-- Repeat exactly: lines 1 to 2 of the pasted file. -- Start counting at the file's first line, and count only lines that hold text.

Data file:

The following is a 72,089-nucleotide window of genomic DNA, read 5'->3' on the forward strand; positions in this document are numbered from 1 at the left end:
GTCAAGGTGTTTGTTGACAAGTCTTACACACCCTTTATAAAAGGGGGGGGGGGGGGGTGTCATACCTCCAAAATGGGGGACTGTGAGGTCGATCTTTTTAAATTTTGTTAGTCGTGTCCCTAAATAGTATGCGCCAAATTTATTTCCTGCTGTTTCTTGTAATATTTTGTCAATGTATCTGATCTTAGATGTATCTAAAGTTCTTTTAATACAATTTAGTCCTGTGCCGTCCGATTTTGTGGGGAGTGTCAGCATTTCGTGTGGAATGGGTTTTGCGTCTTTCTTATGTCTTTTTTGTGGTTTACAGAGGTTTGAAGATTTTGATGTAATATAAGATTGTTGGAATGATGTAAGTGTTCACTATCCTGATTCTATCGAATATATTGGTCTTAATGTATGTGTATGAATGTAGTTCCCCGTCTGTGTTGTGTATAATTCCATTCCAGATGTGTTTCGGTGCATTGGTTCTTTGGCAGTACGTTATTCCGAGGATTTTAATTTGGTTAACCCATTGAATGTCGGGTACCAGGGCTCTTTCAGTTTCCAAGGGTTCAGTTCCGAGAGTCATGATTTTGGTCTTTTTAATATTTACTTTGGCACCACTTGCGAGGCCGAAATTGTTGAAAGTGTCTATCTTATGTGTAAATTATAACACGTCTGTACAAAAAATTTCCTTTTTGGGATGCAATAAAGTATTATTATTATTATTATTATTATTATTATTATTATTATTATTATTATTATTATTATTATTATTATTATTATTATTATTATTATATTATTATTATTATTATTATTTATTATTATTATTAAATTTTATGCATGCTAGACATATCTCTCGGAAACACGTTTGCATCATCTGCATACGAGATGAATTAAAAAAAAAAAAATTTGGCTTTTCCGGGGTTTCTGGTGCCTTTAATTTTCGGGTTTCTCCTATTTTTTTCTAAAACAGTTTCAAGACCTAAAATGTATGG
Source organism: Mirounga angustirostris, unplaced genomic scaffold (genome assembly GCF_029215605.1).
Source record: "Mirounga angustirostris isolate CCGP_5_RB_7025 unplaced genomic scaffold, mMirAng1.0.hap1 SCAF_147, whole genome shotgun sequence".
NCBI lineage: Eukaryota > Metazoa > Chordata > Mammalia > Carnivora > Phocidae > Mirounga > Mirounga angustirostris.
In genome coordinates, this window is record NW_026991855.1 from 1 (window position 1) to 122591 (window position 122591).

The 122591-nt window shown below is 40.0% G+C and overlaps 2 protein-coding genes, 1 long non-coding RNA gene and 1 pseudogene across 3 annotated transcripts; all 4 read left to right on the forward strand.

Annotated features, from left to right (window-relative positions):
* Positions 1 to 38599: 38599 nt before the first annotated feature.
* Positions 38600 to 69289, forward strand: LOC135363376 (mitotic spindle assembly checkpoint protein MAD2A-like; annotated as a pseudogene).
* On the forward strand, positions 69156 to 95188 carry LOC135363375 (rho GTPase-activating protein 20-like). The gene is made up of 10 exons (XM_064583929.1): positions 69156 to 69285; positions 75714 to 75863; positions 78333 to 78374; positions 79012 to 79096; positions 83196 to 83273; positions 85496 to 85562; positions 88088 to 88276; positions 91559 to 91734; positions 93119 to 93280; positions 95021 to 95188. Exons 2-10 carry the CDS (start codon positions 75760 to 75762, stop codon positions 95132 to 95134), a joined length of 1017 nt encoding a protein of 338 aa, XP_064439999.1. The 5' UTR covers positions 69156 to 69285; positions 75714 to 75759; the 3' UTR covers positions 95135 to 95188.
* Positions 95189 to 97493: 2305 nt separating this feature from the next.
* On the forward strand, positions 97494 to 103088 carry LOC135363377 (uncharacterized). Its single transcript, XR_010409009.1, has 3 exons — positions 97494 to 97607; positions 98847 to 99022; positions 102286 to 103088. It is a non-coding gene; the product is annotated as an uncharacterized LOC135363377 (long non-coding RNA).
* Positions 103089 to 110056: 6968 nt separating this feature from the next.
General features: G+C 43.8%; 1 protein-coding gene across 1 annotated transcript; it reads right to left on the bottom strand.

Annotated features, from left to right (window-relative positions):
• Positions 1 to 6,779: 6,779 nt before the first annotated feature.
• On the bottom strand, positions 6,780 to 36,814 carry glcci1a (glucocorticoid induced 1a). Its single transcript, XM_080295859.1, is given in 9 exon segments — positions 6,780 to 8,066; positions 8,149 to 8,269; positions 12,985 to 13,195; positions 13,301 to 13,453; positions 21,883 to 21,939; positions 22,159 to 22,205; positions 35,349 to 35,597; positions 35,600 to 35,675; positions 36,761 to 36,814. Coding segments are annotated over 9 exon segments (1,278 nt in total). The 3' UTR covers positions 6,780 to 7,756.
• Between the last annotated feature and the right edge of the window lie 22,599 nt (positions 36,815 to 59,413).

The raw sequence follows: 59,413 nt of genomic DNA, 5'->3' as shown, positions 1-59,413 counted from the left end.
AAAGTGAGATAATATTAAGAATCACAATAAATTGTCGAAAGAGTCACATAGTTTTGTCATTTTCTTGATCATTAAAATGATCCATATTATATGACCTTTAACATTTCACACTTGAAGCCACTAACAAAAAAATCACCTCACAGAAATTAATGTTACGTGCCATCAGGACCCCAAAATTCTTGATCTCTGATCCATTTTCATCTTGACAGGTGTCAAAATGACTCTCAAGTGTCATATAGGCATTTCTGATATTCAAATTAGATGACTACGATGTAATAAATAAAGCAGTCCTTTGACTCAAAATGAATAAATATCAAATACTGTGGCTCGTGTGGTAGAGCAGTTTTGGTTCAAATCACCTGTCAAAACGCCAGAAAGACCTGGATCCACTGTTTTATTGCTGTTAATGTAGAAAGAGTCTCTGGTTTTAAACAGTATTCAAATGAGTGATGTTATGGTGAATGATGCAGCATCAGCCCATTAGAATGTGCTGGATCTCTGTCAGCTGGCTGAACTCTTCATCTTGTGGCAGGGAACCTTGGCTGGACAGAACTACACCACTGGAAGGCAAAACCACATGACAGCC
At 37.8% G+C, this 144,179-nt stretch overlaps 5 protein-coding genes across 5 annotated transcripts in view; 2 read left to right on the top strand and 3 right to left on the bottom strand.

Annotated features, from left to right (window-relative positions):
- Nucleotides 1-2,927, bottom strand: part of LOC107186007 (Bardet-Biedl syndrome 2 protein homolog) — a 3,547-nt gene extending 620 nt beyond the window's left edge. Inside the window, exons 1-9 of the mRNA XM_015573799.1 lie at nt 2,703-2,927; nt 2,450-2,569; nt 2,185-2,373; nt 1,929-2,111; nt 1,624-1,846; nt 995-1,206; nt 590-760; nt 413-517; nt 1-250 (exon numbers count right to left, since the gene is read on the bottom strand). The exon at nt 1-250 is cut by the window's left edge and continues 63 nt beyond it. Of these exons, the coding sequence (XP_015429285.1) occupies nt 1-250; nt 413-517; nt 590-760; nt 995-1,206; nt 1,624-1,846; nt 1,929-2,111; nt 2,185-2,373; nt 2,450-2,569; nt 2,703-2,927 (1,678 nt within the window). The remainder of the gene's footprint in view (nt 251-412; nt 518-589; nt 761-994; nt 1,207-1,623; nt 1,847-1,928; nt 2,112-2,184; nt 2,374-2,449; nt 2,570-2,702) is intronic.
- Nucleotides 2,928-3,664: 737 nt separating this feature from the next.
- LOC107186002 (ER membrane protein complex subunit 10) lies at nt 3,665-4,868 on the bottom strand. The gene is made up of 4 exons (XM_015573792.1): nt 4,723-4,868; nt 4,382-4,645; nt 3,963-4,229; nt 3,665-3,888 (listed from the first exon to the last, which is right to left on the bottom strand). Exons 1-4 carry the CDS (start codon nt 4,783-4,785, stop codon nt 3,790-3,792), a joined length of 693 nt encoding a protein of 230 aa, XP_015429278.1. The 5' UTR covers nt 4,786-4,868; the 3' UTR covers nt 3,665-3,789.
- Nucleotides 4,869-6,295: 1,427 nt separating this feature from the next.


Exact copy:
The following is a 72,089-nucleotide window of genomic DNA, read 5'->3' on the forward strand; positions in this document are numbered from 1 at the left end:
GTCAAGGTGTTTGTTGACAAGTCTTACACACCCTTTATAAAAGGGGGGGGGGGGGGGTGTCATACCTCCAAAATGGGGGACTGTGAGGTCGATCTTTTTAAATTTTGTTAGTCGTGTCCCTAAATAGTATGCGCCAAATTTATTTCCTGCTGTTTCTTGTAATATTTTGTCAATGTATCTGATCTTAGATGTATCTAAAGTTCTTTTAATACAATTTAGTCCTGTGCCGTCCGATTTTGTGGGGAGTGTCAGCATTTCGTGTGGAATGGGTTTTGCGTCTTTCTTATGTCTTTTTTGTGGTTTACAGAGGTTTGAAGATTTTGATGTAATATAAGATTGTTGGAATGATGTAAGTGTTCACTATCCTGATTCTATCGAATATATTGGTCTTAATGTATGTGTATGAATGTAGTTCCCCGTCTGTGTTGTGTATAATTCCATTCCAGATGTGTTTCGGTGCATTGGTTCTTTGGCAGTACGTTATTCCGAGGATTTTAATTTGGTTAACCCATTGAATGTCGGGTACCAGGGCTCTTTCAGTTTCCAAGGGTTCAGTTCCGAGAGTCATGATTTTGGTCTTTTTAATATTTACTTTGGCACCACTTGCGAGGCCGAAATTGTTGAAAGTGTCTATCTTATGTGTAAATTATAACACGTCTGTACAAAAAATTTCCTTTTTGGGATGCAATAAAGTATTATTATTATTATTATTATTATTATTATTATTATTATTATTATTATTATTATTATTATTATTATTATTATTATTATTATTATATTATTATTATTATTATTATTTATTATTATTATTAAATTTTATGCATGCTAGACATATCTCTCGGAAACACGTTTGCATCATCTGCATACGAGATGAATTAAAAAAAAAAAAATTTGGCTTTTCCGGGGTTTCTGGTGCCTTTAATTTTCGGGTTTCTCCTATTTTTTTCTAAAACAGTTTCAAGACCTAAAATGTATGG